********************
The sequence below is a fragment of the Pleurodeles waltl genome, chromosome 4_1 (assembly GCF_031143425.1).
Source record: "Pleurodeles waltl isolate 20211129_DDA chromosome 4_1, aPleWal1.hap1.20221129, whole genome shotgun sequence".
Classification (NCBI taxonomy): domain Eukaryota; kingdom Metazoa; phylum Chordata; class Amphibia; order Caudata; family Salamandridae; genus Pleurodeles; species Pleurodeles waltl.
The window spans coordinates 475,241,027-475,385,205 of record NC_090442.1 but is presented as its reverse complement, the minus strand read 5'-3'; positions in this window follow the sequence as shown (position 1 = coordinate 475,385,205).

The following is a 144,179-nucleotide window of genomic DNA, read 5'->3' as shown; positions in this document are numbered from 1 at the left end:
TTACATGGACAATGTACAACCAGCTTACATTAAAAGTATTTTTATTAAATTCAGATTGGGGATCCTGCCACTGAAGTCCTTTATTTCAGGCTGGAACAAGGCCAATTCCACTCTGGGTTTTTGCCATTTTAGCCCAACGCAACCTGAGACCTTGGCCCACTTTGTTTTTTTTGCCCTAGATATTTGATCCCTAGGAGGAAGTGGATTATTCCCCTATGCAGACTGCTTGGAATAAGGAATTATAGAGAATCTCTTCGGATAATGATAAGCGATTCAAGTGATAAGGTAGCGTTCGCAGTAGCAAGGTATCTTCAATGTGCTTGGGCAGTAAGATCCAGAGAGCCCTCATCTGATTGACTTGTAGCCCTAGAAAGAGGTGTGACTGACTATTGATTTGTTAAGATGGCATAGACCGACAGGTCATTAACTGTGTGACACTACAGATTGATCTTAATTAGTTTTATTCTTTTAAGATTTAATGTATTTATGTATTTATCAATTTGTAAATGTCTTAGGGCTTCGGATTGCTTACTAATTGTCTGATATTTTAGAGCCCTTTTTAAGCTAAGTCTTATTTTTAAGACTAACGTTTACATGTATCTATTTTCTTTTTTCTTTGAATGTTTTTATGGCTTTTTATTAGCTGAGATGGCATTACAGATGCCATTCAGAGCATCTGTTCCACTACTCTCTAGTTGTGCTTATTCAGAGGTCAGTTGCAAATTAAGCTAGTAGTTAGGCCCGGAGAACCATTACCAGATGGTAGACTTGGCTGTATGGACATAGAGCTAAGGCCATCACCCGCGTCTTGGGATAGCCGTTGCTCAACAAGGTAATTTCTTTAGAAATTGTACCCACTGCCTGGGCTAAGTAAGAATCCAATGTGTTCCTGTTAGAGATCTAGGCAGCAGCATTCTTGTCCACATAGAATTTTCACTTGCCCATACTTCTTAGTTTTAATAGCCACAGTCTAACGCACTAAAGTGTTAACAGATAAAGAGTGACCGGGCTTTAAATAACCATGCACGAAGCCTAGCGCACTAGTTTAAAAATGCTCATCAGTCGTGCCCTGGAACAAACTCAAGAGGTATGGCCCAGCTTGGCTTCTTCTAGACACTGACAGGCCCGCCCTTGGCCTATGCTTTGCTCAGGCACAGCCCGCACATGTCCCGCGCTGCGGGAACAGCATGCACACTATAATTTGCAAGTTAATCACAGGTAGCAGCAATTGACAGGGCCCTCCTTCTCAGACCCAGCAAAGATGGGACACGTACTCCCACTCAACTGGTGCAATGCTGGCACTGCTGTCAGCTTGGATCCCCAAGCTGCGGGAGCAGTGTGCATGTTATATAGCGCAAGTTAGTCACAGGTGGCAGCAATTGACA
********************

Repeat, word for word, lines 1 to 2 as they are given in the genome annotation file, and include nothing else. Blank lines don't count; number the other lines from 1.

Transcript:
The sequence below is a fragment of the Pleurodeles waltl genome, chromosome 4_1 (assembly GCF_031143425.1).
Source record: "Pleurodeles waltl isolate 20211129_DDA chromosome 4_1, aPleWal1.hap1.20221129, whole genome shotgun sequence".